The buying agencies will agree to purchase designated amounts of the various commodities.
Any exportation of these commodities from Brazil to private concerns in the United States will be applied against the quantities called for in the agreements with the buying agencies as it is not the intention to interfere with private purchases. Dollar exchange arising from such transactions will be considered outside this agreement.
In the event that Brazil’s exportable surpluses of such materials exceed the quantities contracted for by the buying agencies, the buying agencies will purchase such an excess of exportable surpluses of suitable grades at the same prices. If, on the other hand, Brazil’s production available for export should fall below the quantities contracted for, no penalty for non-performance will be assessed.
The contracts will be for a period of 2 years.

Certain special provisions will have to be worked out with regard to industrial diamonds, quartz crystals and mica as it is recognized that the variety of grades and sizes of these commodities makes definite agreement as to qualities, quantities or prices extremely difficult and producers of these materials especially cannot predict or control the types of material to be produced. Under these circumstances we suggest that private concerns in the United States continue to purchase such commodities freely on the same basis as heretofore except that the sellers and purchasers shall be requested to provide the Brazilian Government and the United States Government respectively with detailed statements as to quantities and grades of material purchased and prices paid. Any surpluses not so purchased which meet the specifications with regard to quality established for the United States governmental agencies will then be purchased by the latter. The prices to be paid by United States governmental agencies c. i. f. United States Atlantic ports shall be the average of the prices paid by the private concerns in the preceding quarter for material of comparable grade.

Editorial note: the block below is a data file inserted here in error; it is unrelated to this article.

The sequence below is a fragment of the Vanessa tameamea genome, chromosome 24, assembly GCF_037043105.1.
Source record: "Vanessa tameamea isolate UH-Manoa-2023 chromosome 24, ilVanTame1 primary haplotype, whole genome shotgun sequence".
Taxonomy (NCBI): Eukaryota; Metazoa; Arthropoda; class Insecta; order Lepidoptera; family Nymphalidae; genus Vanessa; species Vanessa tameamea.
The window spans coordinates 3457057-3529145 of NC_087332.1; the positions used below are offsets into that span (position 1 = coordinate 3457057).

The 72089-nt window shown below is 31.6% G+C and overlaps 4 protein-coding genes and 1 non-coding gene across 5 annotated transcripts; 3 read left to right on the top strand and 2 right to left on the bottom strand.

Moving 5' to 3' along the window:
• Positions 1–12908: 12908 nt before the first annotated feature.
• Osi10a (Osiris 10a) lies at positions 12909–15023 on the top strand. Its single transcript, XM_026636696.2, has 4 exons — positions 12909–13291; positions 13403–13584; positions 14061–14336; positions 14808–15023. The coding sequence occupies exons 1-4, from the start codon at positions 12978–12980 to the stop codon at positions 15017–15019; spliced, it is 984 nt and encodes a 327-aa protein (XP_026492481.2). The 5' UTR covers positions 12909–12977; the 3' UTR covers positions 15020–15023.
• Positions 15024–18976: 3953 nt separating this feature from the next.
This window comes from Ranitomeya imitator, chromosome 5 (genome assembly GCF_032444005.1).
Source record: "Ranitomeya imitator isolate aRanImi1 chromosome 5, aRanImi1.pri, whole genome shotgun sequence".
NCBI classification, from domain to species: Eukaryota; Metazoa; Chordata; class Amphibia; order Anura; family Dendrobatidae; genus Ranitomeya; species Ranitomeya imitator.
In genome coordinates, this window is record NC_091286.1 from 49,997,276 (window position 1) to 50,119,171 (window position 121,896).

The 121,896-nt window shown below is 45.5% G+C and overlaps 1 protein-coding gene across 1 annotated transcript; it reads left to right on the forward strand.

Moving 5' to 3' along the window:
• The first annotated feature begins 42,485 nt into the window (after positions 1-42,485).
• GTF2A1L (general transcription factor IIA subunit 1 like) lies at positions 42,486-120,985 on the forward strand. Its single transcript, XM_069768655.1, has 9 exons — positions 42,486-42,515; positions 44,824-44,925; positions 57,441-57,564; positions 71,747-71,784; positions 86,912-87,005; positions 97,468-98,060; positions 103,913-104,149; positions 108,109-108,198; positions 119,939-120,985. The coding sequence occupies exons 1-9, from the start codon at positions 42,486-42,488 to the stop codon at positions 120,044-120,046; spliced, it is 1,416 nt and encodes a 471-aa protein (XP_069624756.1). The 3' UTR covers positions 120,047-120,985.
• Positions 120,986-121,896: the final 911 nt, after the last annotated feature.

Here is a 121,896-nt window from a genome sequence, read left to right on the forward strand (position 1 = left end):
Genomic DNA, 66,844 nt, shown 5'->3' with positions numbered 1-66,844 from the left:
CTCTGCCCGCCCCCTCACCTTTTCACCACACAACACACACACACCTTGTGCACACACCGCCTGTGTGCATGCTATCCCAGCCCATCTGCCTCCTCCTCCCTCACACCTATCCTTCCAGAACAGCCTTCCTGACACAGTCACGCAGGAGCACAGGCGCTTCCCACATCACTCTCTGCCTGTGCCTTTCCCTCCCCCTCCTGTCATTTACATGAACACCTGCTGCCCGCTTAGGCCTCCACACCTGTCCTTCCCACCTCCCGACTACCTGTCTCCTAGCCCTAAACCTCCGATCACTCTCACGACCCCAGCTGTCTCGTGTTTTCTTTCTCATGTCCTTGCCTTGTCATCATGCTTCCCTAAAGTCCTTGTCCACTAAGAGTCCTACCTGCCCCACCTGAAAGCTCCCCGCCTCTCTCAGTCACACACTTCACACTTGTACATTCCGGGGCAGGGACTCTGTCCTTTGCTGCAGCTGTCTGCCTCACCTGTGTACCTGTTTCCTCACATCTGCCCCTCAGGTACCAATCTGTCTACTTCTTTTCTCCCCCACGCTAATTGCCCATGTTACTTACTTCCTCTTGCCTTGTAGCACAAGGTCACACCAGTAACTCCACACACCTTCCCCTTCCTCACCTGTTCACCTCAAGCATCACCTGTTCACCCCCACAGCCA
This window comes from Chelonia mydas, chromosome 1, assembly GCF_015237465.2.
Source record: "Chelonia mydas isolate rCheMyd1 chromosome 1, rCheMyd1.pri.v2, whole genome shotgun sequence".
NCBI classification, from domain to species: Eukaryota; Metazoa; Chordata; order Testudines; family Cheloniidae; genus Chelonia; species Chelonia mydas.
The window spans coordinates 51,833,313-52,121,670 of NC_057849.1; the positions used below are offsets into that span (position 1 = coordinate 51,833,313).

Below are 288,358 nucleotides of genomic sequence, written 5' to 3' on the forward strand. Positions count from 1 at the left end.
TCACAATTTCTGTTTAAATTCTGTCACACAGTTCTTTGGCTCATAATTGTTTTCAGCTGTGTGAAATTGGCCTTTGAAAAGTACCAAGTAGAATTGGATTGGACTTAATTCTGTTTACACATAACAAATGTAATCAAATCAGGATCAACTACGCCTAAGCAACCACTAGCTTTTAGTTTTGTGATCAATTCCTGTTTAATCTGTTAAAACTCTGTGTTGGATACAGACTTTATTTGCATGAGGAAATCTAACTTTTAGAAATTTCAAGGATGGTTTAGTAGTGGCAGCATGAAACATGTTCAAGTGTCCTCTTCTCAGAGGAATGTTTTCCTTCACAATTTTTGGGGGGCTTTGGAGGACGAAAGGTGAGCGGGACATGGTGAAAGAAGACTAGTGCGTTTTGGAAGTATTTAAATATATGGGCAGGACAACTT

Your reaction to this suggestion or alternative suggestions from you will be appreciated. In connection with the above suggestion we point out that it may be that a representative of the United States purchasing agencies will be on the spot in Brazil to assist in working out this entire arrangement for the purchase of commodities.

In the case of such materials as manganese, rubber, chromite, and others in which neither the range of prices nor the diversity of grades is so great, it should be possible to negotiate purchase agreements for a 2 year period on the basis of prices currently prevailing. In view of the probable reluctance of the Brazilians to commit themselves for 2 years at present prices the United States governmental buying agencies would be willing to have a clause in the agreement providing [Page 531] for a review of the price situation at 6 months intervals and for a consideration of an increase in the price in case of a rising market provided that there be a similar commitment by the Brazilians to reduce prices in the event of a falling market. Prices should be reviewed in the light of published quotations in authoritative trade publications and in all cases should be stated in United States currency based on market quotations in the United States.

You have made recent estimates of the probable production of critical materials during the years 1941–1942. It is suggested that these estimates be used as a basis of figuring the probable quantities involved. There may be of course other commodities than those contained in your estimates which will be the subject of the buying agreement.

  1. Warren Lee Pierson, president of the Export-Import Bank.
  2. Gen. Amaro Soares Bittencourt, Brazilian Military Attaché in Washington, designated to handle Brazilian requisitions for materials under Lend-Lease.